criminal because it violates our human rights," as many retirees do
not have the Homeland Card and "their pension is their only income,"
according to Alianza News.

Pensions are now starting to be paid through the "digital wallet"
accessed through the Homeland Card Web site, which, according to
Lozada, "creates uncertainty and confusion among those who do not know
much about technology," the report notes

"Not all of us know how to use the online transfer system, which is
why we want pensions to be paid in cash," the report quoted Mr. Lozada
as saying.

The Homeland Card was first announced by the Mr. Maduro administration
last year, when he urged Venezuelans to register to obtain it, as
pensions and other payments would be accessed with the card, allowing
people to keep track of the social benefits they receive, the report
relays.

The opposition has accused the government of using the Homeland Card
as a means of social control and of potential vote-buying, the report
notes.

Media outlets have said that the IVSS pension agency has yet to define
how it will make pension payments, the report says.

The decision to start making payments through the Homeland Card is
part of a series of measures the Maduro administration has put in
place this month, including raising the minimum wage around 3,500
percent and carrying out a massive devaluation of the currency, the
report adds.


                            ***********


Monday's edition of the TCR-LA delivers a list of indicative
prices for bond issues that reportedly trade well below par.
Prices are obtained by TCR-LA editors from a variety of outside
sources during the prior week we think are reliable.   Those
sources may not, however, be complete or accurate.  The Monday
Bond Pricing table is compiled on the Friday prior to publication.
Prices reported are not intended to reflect actual trades.  Prices
for actual trades are probably different.  Our objective is to
share information, not make markets in publicly traded securities.
Nothing in the TCR-LA constitutes an offer or solicitation to buy
or sell any security of any kind.  It is likely that some entity
affiliated with a TCR-LA editor holds some position in the
issuers' public debt and equity securities about which we report.

Tuesday's edition of the TCR-LA features a list of companies with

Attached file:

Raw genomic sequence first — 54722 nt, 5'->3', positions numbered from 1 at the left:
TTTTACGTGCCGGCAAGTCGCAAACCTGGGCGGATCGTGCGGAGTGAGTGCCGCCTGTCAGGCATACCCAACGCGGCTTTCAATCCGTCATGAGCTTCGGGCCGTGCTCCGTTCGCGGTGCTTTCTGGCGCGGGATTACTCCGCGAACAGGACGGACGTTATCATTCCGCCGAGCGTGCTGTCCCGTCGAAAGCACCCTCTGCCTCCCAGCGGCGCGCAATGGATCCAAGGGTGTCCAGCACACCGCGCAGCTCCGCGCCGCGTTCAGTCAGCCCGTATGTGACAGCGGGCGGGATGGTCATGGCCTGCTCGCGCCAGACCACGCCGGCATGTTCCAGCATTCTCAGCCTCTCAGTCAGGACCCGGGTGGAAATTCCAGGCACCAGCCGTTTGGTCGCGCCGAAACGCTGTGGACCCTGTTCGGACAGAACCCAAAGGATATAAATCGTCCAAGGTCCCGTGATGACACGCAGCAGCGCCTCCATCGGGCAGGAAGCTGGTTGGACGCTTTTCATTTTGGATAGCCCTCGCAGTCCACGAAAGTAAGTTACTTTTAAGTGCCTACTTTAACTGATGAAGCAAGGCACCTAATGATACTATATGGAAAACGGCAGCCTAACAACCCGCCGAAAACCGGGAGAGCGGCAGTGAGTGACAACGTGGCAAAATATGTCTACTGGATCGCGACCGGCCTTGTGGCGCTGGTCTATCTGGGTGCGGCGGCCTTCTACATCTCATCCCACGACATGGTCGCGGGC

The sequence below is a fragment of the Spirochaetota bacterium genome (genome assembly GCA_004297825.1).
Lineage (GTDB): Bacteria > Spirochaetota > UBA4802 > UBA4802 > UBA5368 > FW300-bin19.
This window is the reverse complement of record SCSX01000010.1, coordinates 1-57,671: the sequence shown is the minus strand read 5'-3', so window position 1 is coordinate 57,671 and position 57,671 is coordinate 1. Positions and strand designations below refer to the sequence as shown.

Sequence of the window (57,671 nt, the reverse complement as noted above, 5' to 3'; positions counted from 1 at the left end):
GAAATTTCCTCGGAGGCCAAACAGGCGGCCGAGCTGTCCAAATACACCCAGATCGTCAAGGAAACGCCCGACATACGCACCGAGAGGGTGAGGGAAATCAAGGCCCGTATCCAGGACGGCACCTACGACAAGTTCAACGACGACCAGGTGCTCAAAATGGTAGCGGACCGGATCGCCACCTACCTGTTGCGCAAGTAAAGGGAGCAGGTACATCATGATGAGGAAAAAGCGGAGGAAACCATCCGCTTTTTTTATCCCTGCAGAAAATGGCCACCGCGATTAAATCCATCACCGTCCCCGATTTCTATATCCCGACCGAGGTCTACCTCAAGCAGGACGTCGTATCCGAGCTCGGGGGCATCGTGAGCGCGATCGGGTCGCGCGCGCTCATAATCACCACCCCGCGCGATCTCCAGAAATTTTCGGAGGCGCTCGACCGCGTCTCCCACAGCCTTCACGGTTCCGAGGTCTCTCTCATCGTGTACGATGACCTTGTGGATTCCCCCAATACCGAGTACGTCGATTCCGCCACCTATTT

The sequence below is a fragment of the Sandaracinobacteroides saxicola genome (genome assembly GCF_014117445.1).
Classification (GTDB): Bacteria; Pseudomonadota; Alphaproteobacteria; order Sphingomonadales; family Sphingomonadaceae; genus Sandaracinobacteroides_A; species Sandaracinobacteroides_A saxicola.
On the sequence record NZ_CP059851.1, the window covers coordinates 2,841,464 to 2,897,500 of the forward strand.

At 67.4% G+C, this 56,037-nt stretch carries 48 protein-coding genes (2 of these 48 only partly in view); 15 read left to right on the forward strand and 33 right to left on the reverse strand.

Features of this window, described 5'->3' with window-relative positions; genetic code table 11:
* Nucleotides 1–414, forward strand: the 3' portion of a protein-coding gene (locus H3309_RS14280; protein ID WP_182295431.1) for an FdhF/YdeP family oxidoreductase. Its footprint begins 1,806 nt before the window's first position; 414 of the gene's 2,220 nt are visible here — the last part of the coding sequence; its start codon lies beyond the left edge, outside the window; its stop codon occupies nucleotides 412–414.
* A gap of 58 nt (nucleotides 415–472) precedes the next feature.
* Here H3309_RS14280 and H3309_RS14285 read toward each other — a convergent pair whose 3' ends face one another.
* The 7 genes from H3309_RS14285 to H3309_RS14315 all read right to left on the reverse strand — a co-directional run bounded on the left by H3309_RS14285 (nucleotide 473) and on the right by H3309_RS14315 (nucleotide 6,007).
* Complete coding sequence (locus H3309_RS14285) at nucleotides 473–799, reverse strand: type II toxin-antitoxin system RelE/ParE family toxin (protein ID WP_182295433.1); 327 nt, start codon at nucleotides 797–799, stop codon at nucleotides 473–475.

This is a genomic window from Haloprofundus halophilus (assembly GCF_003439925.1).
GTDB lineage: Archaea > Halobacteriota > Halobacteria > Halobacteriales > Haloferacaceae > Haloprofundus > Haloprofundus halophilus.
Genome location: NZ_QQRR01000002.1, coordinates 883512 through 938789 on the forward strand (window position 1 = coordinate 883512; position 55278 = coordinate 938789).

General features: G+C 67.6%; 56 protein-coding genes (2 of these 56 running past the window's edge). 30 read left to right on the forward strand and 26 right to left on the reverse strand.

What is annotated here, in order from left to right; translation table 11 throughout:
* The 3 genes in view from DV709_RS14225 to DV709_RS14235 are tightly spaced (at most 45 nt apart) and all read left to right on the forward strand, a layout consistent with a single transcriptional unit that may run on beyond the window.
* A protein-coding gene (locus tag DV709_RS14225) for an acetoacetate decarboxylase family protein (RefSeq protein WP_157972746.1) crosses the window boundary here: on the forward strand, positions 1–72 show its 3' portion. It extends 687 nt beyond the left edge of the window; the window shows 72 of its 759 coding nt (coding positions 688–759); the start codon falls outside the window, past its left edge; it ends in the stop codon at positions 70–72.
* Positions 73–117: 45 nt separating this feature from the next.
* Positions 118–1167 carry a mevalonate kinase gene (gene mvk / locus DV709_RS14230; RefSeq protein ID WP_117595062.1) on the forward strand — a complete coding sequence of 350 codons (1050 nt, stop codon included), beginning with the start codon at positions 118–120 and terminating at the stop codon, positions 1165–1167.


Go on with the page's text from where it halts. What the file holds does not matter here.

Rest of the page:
insolvent balance sheets obtained by our editors based on the
latest balance sheets publicly available a day prior to
publication.  At first glance, this list may look like the
definitive compilation of stocks that are ideal to sell short.
Don't be fooled.  Assets, for example, reported at historical cost
net of depreciation may understate the true value of a firm's
assets.  A company may establish reserves on its balance sheet for
liabilities that may never materialize.  The prices at which
equity securities trade in public market are determined by more
than a balance sheet solvency test.

Submissions about insolvency-related conferences are encouraged.  Send
announcements to conferences@bankrupt.com


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S U B S C R I P T I O N   I N F O R M A T I O N

Troubled Company Reporter-Latin America is a daily newsletter
co-published by Bankruptcy Creditors' Service, Inc., Fairless
Hills, Pennsylvania, USA, and Beard Group, Inc., Washington, D.C.,
USA, Marites O. Claro, Joy A. Agravante, Rousel Elaine T.
Fernandez, Psyche A. Castillon, Julie Anne L. Toledo, Ivy B.
Magdadaro, and Peter A. Chapman, Editors.

Copyright 2018.  All rights reserved.  ISSN 1529-2746.

This material is copyrighted and any commercial use, resale or
publication in any form (including e-mail forwarding, electronic
re-mailing and photocopying) is strictly prohibited without prior
written permission of the publishers.

Information contained herein is obtained from sources believed to
be reliable, but is not guaranteed.

The TCR Latin America subscription rate is US$775 per half-year,
delivered via e-mail.  Additional e-mail subscriptions for members
of the same firm for the term of the initial subscription or
balance thereof are US$25 each.  For subscription information,
contact Peter A. Chapman at 215-945-7000.